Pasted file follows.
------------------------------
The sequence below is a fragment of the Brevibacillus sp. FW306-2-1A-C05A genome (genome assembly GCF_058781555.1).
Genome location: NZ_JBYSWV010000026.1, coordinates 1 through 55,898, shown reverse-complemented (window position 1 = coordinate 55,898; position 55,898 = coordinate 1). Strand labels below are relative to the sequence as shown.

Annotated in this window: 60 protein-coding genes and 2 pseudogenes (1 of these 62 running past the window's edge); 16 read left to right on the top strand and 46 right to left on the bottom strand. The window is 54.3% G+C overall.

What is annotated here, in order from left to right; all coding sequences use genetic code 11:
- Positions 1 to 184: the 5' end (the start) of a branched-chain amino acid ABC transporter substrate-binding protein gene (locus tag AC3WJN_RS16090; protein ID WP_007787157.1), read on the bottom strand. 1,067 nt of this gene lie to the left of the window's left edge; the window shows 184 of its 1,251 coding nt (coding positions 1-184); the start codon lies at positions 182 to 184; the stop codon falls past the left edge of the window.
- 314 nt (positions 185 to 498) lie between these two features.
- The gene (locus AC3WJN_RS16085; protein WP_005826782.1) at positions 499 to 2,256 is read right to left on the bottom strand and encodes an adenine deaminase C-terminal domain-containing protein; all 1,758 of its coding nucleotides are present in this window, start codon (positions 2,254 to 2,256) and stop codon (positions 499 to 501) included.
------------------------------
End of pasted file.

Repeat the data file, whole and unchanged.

The sequence below is a fragment of the Brevibacillus sp. FW306-2-1A-C05A genome (genome assembly GCF_058781555.1).
Genome location: NZ_JBYSWV010000026.1, coordinates 1 through 55,898, shown reverse-complemented (window position 1 = coordinate 55,898; position 55,898 = coordinate 1). Strand labels below are relative to the sequence as shown.

Annotated in this window: 60 protein-coding genes and 2 pseudogenes (1 of these 62 running past the window's edge); 16 read left to right on the top strand and 46 right to left on the bottom strand. The window is 54.3% G+C overall.

What is annotated here, in order from left to right; all coding sequences use genetic code 11:
- Positions 1 to 184: the 5' end (the start) of a branched-chain amino acid ABC transporter substrate-binding protein gene (locus tag AC3WJN_RS16090; protein ID WP_007787157.1), read on the bottom strand. 1,067 nt of this gene lie to the left of the window's left edge; the window shows 184 of its 1,251 coding nt (coding positions 1-184); the start codon lies at positions 182 to 184; the stop codon falls past the left edge of the window.
- 314 nt (positions 185 to 498) lie between these two features.
- The gene (locus AC3WJN_RS16085; protein WP_005826782.1) at positions 499 to 2,256 is read right to left on the bottom strand and encodes an adenine deaminase C-terminal domain-containing protein; all 1,758 of its coding nucleotides are present in this window, start codon (positions 2,254 to 2,256) and stop codon (positions 499 to 501) included.